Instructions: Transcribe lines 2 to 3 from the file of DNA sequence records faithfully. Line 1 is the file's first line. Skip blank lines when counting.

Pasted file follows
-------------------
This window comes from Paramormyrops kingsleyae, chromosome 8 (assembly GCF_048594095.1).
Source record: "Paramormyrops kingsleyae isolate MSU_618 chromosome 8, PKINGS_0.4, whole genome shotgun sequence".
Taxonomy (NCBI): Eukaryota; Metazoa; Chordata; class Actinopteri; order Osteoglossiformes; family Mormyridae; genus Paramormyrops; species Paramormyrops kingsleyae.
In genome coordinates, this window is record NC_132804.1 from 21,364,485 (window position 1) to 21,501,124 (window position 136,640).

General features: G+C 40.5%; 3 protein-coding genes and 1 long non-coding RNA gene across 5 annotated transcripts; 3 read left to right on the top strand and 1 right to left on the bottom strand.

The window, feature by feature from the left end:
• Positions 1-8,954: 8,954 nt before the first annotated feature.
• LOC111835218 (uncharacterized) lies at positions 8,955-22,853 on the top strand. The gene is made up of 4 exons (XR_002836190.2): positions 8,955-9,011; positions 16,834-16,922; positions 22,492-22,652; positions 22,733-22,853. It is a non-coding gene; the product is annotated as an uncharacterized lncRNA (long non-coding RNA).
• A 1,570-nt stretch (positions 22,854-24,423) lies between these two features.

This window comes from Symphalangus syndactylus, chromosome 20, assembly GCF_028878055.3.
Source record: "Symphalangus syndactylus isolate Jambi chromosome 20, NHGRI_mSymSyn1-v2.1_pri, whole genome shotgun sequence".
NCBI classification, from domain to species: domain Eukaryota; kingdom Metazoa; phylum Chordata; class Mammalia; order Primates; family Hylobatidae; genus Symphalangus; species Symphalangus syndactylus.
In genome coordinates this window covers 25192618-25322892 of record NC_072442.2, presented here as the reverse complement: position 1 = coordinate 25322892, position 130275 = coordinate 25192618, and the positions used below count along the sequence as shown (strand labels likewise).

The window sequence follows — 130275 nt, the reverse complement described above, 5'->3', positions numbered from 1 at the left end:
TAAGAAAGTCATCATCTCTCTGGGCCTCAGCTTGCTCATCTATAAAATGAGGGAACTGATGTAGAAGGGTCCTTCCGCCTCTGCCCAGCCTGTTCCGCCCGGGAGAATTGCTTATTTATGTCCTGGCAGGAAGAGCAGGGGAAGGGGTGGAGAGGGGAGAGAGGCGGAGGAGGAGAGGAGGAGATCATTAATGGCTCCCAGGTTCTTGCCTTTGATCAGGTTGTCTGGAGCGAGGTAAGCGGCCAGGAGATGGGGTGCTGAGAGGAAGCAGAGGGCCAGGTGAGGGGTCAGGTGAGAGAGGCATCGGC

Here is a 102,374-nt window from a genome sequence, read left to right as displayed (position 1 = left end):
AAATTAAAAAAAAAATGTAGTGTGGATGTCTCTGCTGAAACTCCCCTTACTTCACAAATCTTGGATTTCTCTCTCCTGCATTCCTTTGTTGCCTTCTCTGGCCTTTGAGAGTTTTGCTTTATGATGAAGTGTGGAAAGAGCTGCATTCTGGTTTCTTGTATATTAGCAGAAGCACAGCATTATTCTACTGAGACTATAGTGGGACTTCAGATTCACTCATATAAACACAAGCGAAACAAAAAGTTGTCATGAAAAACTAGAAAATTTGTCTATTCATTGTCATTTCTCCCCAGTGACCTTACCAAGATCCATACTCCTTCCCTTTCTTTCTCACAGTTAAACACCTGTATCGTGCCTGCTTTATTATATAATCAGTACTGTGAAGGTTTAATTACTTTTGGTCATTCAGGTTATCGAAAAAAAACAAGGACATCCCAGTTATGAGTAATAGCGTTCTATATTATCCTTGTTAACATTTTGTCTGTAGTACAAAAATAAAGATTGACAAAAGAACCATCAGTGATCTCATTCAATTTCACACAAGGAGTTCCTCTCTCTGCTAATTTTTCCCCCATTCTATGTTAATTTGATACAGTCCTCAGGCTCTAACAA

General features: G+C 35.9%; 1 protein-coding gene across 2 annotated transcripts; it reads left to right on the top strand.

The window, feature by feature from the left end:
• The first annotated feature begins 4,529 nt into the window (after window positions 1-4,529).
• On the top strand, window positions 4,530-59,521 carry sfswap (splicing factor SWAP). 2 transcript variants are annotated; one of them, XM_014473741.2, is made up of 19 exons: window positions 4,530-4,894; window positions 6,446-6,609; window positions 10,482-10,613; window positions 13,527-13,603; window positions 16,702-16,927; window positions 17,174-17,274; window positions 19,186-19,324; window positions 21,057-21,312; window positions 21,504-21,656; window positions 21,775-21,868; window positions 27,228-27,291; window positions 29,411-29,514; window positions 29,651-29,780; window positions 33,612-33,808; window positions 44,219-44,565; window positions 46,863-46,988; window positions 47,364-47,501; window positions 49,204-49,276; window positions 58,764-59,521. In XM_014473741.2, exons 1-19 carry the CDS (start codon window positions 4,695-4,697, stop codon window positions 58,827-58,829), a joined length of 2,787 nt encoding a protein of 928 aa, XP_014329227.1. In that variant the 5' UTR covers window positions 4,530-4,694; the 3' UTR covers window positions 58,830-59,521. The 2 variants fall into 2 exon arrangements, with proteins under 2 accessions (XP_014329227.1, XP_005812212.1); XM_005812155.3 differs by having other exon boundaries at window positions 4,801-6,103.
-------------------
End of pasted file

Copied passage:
Source record: "Paramormyrops kingsleyae isolate MSU_618 chromosome 8, PKINGS_0.4, whole genome shotgun sequence".
Taxonomy (NCBI): Eukaryota; Metazoa; Chordata; class Actinopteri; order Osteoglossiformes; family Mormyridae; genus Paramormyrops; species Paramormyrops kingsleyae.